Sunday, March 23, 2008

Prodigies of Love

Frances writes:

This morning over chocolate chip pancakes, David and I were musing about the human capacity to think and learn. When I commented on the unique gifts and challenges that God gives to each individual, David proposed an idea that knocked my mental socks off.

We recently saw two different movies about young prodigies. In Good Will Hunting (I know, I know, the profanities and se*ual references are awful, but the characters are so real) Will has a knack for math theory and organic chemistry. He can also reference and quote any book he's read (and he's read thousands). In August Rush (which we highly recommend, if you haven't seen it already) August hears and plays amazing music. These and other prodigies are incredibly gifted in one area or skill, be it music, painting, or languages.

David writes:

When I learned to make pancakes, no one told me that when you flip them, you have to push them down a little or the middle might be uncooked. I had to bite into a mushy pancake and learn from my mistake. When I think of a prodigy, like those mentioned above, I think of someone who has an innate ability to grasp the intricate details of a skill or concept and critically think to get it right the first time. Like a sculptor, they can mold and maneuver the material and produce something magnificent. They can just see what it's supposed to be and follow through with that vision whereas I would have to spend decades learning how to do what they have a gift for.

I believe that saints are prodigies. They are prodigies of LOVE. They can look at another human being, and with a "heart of flesh" (Ez. 36:26) love them as God would. They can take the love given to them by the Lord and shape it into a work of art beyond normal human ability and then share it wonderfully. Jesus did it first, but saint "prodigies" have opened themselves up to this gift from above ever since.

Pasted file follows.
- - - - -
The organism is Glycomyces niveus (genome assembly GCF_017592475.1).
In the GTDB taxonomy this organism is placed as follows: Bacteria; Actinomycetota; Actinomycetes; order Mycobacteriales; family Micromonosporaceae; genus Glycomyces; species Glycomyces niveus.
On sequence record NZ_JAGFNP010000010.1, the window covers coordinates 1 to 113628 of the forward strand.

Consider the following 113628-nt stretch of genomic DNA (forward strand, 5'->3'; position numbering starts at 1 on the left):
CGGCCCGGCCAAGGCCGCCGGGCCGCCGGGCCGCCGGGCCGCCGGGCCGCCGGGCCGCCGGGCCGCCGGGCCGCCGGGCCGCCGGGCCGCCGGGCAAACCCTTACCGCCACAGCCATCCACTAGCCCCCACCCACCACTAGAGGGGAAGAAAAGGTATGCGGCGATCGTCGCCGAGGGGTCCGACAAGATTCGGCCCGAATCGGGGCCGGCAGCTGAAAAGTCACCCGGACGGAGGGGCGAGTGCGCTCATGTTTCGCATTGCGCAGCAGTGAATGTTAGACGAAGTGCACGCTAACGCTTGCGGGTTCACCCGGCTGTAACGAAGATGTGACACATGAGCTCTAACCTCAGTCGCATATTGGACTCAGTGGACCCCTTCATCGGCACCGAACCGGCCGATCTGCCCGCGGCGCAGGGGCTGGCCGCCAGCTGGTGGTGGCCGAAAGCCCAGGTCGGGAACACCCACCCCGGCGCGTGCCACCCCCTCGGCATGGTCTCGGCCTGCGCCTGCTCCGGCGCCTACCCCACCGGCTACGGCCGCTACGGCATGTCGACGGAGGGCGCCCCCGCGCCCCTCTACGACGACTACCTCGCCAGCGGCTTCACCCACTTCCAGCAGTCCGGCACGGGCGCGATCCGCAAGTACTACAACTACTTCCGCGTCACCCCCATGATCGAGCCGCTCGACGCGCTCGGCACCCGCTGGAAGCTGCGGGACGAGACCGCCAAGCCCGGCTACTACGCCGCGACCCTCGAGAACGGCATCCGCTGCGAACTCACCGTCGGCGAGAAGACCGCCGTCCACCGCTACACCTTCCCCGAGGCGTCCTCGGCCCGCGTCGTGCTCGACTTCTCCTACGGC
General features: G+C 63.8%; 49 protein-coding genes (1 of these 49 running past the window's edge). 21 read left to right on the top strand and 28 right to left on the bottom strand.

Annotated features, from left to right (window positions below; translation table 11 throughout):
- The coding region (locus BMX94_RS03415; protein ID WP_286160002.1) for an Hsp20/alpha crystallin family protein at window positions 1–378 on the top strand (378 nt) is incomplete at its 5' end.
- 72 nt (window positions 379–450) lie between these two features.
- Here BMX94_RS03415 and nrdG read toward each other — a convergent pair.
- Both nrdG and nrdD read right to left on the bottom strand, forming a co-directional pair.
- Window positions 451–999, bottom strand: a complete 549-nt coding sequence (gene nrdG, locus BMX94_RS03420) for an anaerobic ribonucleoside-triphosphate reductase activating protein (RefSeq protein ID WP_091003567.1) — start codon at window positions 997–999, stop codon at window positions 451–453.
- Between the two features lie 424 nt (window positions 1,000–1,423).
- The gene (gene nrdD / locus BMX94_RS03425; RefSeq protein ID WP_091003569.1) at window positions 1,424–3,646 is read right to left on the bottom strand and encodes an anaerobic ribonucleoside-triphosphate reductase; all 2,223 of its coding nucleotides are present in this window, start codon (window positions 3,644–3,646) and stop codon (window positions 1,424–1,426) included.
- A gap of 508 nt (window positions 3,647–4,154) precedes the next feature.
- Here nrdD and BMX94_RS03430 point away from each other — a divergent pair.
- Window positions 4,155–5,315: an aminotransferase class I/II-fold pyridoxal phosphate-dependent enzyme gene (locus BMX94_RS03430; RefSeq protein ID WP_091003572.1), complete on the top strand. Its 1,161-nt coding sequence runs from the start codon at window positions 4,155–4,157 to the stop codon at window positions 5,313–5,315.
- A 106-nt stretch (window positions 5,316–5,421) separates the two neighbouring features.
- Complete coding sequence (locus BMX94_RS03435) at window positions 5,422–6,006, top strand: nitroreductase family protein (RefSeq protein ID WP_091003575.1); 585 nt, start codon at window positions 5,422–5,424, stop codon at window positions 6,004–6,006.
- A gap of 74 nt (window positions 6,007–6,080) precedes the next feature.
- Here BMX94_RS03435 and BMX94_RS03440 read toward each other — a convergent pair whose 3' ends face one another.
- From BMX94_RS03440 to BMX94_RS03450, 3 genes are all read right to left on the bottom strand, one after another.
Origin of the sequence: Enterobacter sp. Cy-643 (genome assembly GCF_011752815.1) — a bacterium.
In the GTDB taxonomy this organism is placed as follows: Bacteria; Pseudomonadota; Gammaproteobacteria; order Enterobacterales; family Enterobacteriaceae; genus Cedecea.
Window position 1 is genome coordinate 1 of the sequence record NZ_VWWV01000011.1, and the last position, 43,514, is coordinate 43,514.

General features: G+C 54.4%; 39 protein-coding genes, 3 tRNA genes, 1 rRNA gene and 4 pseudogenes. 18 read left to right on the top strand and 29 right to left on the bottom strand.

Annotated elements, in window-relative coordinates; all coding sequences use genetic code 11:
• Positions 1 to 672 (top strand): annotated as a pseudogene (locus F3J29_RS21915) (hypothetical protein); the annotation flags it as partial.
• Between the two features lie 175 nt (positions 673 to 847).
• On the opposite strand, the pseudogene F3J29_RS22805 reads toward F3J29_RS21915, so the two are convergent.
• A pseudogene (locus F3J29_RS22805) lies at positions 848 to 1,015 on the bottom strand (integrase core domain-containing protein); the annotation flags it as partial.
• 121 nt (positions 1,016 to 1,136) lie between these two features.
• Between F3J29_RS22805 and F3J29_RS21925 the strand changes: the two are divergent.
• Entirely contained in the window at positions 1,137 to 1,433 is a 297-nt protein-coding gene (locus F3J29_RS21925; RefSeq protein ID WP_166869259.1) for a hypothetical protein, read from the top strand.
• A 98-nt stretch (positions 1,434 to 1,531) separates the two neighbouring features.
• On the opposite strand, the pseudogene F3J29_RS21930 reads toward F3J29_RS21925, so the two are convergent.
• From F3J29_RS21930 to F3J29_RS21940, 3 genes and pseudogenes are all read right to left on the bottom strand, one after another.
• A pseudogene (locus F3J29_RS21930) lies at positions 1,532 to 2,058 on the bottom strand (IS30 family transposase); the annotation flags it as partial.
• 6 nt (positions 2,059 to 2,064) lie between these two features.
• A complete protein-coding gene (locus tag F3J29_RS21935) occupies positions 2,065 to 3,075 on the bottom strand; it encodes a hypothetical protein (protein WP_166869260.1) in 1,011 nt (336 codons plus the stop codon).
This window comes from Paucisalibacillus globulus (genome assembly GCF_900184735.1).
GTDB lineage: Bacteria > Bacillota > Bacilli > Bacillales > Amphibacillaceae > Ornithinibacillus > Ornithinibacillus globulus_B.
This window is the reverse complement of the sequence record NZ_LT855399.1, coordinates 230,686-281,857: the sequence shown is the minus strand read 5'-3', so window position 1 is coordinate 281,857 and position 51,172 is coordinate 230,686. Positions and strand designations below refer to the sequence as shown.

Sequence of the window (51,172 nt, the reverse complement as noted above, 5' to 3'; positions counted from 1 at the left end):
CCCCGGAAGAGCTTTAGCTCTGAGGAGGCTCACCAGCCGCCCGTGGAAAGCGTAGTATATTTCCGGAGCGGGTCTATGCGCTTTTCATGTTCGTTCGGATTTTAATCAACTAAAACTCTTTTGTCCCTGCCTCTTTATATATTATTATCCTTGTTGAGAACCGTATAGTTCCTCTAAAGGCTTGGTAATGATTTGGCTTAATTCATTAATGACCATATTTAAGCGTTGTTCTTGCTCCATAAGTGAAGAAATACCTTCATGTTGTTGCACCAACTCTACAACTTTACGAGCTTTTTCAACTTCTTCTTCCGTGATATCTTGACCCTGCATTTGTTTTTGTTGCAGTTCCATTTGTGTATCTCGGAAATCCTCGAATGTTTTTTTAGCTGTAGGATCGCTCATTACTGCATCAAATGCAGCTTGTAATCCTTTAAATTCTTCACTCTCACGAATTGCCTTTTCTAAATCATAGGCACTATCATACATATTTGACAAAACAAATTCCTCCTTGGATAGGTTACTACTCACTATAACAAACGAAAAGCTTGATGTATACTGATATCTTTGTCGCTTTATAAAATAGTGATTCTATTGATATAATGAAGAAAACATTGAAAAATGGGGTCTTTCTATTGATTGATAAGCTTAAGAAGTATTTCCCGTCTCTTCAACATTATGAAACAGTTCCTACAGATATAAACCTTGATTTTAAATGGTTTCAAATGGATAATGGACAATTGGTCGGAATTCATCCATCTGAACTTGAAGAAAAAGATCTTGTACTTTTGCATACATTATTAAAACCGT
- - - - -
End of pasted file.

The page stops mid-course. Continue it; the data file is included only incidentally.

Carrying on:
Frances writes:

The difference between saints and other prodigies is one of possibility. Some people are born with special talents and intelligences; certainly, they must study to expand their knowledge base and practice to keep their skills sharp, but their capacity for excellence is innate - and rare. Sainthood, on the other hand, is open to us all. Every single one of us has the opportunity to surrender our lives completely to God and His gift of love.

God desires this excellence in love for me, but I can't achieve it by my own efforts. I am at the mercy of God, Who (I hope) will help me grow in grace and love by the prayers and example of our community of faith, the Church. Lord, may I never grasp at Your love, but open my heart and my hands in humble receptivity.

We're praying for you all, saints-in-the-making! Please pray for us, too.

Photo credit: David (taken in Holy Trinity Church, Shreveport, LA)

1 comment:

*carrie* said...

What a thought-provoking post. I have seen both of those movies--we just watched August Rush last week. I agree that a prodigy seems to have an innate ability, and I love the idea of that ability being to love others well.